Two Dead in Dushanbe

I had planned to tell you about my day hiking in the mountains outside Dushanbe. Or, perhaps, providing some wrap-up to my week as I pack to head home. Maybe, even, a series of photos to show some of the other images I’ve captured over the last week. But those will have to wait. A few minutes ago I came upon a scene so tragic and senseless that I decided I had to write about it.

As I and my fellow hikers returned in our taxi van to Dushanbe, we approached a sight familiar to many drivers: a traffic jam. It quickly became clear that this traffic jam was the result of an accident — certainly no great surprise here in Dushanbe. But as we passed the scene, we saw it was no ordinary accident. A bicycle lay in pieces, scattered across the road. Two pairs of small flip-flops rested just beyond an enormous puddle of blood pooled on a crosswalk.

Police and bystanders stood around, making minimal efforts to contain the scene or direct traffic.

Although I don’t know the specifics of the accident, the gist was clear: two boys riding a bike were crossing the street when a vehicle struck — and almost certainly killed — them. It’s the sort of scene that generally prompts one to reflect on the fleeting nature of life and the need to put things into perspective. Well, in me, anyway. Our driver, once clear of the accident, resumed his reckless ways, crossing into oncoming traffic to steer around a slower-moving vehicle, honking and pedestrians who dared cross the street in front of him. I was dumbfounded.

But, I shouldn’t have been. If there’s one thing that’s stood out on this trip, it’s that there appears to be little or no regard for others or for life in general. Perhaps that’s understandable, given the poor conditions — economic and otherwise. But it’s still shocking. And the way this manifests itself in driving is downright frightening.

For example, drivers will go as fast as their cars will allow, even on rotten city streets. I’ve seen vehicles speeding along at nearly 80 miles an hour on a crowded road.

Meanwhile, pedestrians prefer to walk on the street itself, rather than on sidewalks. They take over entire lanes and encroach on speeding traffic. Small children are left to wander on their own.

Drivers will honk at other vehicles/pedestrians for any/all of the following:

  • Stopping
  • Going to slow
  • Going to fast
  • Passing
  • Being passed
  • Waiting at a red light
  • Letting someone out of the car
  • Letting someone into the car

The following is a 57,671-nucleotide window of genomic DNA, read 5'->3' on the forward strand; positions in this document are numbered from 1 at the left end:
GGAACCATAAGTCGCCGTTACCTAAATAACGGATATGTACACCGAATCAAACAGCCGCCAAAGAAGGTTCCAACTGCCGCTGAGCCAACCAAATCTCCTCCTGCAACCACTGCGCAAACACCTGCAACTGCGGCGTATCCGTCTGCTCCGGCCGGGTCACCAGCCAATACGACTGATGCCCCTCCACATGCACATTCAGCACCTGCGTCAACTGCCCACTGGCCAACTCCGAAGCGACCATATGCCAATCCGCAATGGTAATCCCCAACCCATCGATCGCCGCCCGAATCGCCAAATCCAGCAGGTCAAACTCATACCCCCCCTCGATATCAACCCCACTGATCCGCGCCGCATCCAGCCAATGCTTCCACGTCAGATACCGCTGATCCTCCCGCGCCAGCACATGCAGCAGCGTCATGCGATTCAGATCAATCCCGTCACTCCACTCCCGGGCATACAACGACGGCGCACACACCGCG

• Pulling over
  • Turning
  • Avoiding an accident
  • Causing an accident
  • Existing

And if that isn’t bad enough, here are some other truths about driving in Dushanbe:

  • Lane lines (including the center dividing line) are meaningless.
  • Wherever possible, drive into oncoming traffic, just to teach others a lesson.
  • Pass people/cars/obstructions with as little margin for error as possible.
  • Don’t show any patience for anything.
Not only is it reckless, it’s antisocial. It suggests that people have no sense of common interest or common good. It suggests that others’ lives have no meaning, no value.

Even on the hike, I saw this sort of behavior. Two boys — couldn’t have been older than 9 or 10 — were escorting three donkeys loaded with wood from the mountainside. The boys were clearly poor and the loads of firewood, each of which might be able to be sold for $2 or $3 dollars, would sustain their family for several days. What shocked me, though, was their treatment of the donkeys. They continually whipped their backsides with long, thin sticks to prompt them forward. But they seemed to do it less out of need than out of cruelty. Or perhaps it was their way of working out their anger at the world. I don’t know. And maybe I’m inappropriately casting their behaviors in a rich, Western perspective. Regardless, it struck me that such behavior was consistent with a casual disregard of any/all life.

During the hike itself, I was stunned by the amount of trash people left on the trails and in the otherwise pristine streams. Plastic, paper, cans, bottles. Is it that only rich countries can afford to take care of the environment? Is that a luxury? Or is it symptomatic of a culture that devalues life itself? Not surprisingly, there was no wildlife to be found on the hike — not even birds or fish.

It’s sad, and it doesn’t have to be. I suspect there is a cycle here — an life that is harsh and cruel and difficult makes for a harsh, cruel and difficult people, which negatively impacts all facets of life. How can such a cycle be broken? Or does such a question simply belie my own first world bias and lack of understanding?

Obviously, I don’t have the answer. But I hope the people of Dushanbe find a way to show more respect for each other. Those two boys on the bicycle deserved better.

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